Pulpit Bulls

Policy, Politics, and What's In Between

DMCA: Draconian Copyright Policy

Posted by Eric on May 23, 2009

Ars technica reports on the MPA’s lawsuit with RealNetworks regarding whether or not Real’s DVD-copying software violates the Digital Millennium Copyright Act (DMCA):

Real has long argued during this case that its software merely enables DVD buyers to make legitimate copies of their legally purchased discs—this would theoretically fall under the fair use guidelines in US Copyright Law.

The case boils down to Real asserting that their product is protected by “fair use” while the MPAA argues that fair use provisions are irrelevant since the DMCA is legislation independent from other governing copyright laws.

It would be a nice and certainly unexpected surprise if the court rejects the MPAA’s case. The DMCA is a rather pernicious set of laws that, more or less, prevents even the process of bypassing any digital protections on copyrighted work. In Burkhart’s and McCourt’s book Digital Music Wars, the authors detail how the DMCA is so stringent that it makes it illegal to even “traffic” (i.e. share) any information that could lead to bypassing a copy protection. The law has had deleterious consequences in technological, academic, and artistic innovation and basically prevents anyone from doing anything. Ever.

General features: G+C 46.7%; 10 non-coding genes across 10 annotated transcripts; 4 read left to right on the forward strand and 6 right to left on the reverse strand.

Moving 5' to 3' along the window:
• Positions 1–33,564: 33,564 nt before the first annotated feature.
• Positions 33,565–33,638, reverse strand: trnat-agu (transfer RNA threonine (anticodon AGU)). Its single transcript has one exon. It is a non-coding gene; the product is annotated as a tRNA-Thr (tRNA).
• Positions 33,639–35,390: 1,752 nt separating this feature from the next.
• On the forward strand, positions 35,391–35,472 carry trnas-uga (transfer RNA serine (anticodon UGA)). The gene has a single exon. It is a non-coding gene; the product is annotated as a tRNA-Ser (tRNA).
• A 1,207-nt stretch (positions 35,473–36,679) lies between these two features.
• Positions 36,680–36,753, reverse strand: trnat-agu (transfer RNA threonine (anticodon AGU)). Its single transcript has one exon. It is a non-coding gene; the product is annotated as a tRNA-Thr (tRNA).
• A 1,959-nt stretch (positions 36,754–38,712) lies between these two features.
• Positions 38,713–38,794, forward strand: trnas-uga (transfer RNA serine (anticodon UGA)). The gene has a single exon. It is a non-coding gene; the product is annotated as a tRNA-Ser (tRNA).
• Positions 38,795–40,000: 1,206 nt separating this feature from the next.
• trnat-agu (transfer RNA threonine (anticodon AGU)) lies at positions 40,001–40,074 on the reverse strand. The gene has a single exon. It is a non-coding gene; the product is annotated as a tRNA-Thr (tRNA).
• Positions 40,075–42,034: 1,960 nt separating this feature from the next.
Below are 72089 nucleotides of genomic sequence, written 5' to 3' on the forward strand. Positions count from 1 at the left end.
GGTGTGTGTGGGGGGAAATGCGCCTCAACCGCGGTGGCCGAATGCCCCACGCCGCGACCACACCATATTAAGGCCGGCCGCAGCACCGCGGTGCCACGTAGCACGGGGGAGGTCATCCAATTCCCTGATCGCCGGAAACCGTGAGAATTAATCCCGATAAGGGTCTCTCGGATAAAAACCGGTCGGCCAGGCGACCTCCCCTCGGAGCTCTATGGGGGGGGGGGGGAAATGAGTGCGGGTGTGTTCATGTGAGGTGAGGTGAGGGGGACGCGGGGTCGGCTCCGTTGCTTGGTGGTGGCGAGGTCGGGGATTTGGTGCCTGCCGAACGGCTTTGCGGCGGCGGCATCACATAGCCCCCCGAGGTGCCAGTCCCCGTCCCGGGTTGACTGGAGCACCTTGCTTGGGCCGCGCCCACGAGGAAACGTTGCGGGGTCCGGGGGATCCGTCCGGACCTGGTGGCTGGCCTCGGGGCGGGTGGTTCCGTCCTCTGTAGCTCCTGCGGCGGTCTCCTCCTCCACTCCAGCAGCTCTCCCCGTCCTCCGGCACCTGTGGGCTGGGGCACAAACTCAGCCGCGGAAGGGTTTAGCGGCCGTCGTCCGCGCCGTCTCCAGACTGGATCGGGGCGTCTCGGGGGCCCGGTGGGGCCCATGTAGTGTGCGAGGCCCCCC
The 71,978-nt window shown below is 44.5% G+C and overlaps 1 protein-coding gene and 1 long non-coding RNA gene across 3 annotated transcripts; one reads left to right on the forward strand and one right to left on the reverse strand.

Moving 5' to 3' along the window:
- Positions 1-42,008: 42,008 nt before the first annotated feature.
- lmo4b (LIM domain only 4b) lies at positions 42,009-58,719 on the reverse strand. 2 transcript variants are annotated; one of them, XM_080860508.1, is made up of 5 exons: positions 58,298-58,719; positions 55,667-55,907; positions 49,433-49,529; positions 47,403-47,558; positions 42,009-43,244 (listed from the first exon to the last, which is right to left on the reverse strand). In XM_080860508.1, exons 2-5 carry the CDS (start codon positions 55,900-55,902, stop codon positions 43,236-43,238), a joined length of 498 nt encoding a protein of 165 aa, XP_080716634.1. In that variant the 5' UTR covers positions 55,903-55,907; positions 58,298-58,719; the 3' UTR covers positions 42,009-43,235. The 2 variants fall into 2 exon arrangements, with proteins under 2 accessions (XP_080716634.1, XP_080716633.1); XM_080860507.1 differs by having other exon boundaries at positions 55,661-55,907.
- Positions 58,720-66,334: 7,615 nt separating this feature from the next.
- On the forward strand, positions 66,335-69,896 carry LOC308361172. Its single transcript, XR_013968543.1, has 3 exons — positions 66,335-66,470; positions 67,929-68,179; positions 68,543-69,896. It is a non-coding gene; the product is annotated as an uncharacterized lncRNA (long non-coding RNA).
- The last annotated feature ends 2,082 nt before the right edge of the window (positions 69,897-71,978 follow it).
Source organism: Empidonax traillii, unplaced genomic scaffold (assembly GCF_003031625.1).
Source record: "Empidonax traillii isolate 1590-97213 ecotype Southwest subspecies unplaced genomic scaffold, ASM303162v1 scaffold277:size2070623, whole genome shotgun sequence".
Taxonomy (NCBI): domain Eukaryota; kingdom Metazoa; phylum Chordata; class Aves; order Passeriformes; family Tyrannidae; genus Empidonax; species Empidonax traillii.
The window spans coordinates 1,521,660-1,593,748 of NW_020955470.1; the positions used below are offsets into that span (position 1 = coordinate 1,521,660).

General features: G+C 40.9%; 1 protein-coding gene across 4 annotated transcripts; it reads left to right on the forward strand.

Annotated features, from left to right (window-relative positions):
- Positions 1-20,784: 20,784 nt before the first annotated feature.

The DMCA is bad public policy. But so long as Congress is on Hollywood’s and the record industry’s payroll, legislative correction seems unlikely. We can at least hope that the court will weaken some of the Act’s more onerious provisions, resulting in a welcome win for consumer’s rights.


3 Responses to “DMCA: Draconian Copyright Policy”

  1. […] for it than its clever title. And by that, I mean, incisive commentary! Seriously, check out this post about copyright and DMCA, as well as the rest of their […]

  2. […] I think that’s correct, but let’s also remember that overbearing copyright laws like the DMCA stifle technological innovation and that stringent patent laws prevent things like medical patients […]

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